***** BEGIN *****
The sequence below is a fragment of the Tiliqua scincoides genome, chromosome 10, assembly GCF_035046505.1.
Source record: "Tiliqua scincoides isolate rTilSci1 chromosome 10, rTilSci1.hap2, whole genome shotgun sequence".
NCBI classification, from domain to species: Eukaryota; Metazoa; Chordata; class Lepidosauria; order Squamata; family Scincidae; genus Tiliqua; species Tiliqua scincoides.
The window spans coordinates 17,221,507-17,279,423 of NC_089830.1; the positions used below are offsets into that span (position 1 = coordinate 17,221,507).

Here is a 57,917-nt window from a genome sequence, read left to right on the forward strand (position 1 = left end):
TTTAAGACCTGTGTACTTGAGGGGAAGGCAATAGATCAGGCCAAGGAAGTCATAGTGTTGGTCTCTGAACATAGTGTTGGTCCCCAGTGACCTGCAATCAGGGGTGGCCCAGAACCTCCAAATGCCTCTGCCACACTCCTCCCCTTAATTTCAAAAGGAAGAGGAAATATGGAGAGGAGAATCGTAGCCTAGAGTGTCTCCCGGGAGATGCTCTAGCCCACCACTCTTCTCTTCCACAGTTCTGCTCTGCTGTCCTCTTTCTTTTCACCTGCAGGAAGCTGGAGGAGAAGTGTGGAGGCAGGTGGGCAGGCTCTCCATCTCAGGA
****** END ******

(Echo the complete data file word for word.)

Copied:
The sequence below is a fragment of the Tiliqua scincoides genome, chromosome 10, assembly GCF_035046505.1.
Source record: "Tiliqua scincoides isolate rTilSci1 chromosome 10, rTilSci1.hap2, whole genome shotgun sequence".
NCBI classification, from domain to species: Eukaryota; Metazoa; Chordata; class Lepidosauria; order Squamata; family Scincidae; genus Tiliqua; species Tiliqua scincoides.
The window spans coordinates 17,221,507-17,279,423 of NC_089830.1; the positions used below are offsets into that span (position 1 = coordinate 17,221,507).

Here is a 57,917-nt window from a genome sequence, read left to right on the forward strand (position 1 = left end):
TTTAAGACCTGTGTACTTGAGGGGAAGGCAATAGATCAGGCCAAGGAAGTCATAGTGTTGGTCTCTGAACATAGTGTTGGTCCCCAGTGACCTGCAATCAGGGGTGGCCCAGAACCTCCAAATGCCTCTGCCACACTCCTCCCCTTAATTTCAAAAGGAAGAGGAAATATGGAGAGGAGAATCGTAGCCTAGAGTGTCTCCCGGGAGATGCTCTAGCCCACCACTCTTCTCTTCCACAGTTCTGCTCTGCTGTCCTCTTTCTTTTCACCTGCAGGAAGCTGGAGGAGAAGTGTGGAGGCAGGTGGGCAGGCTCTCCATCTCAGGA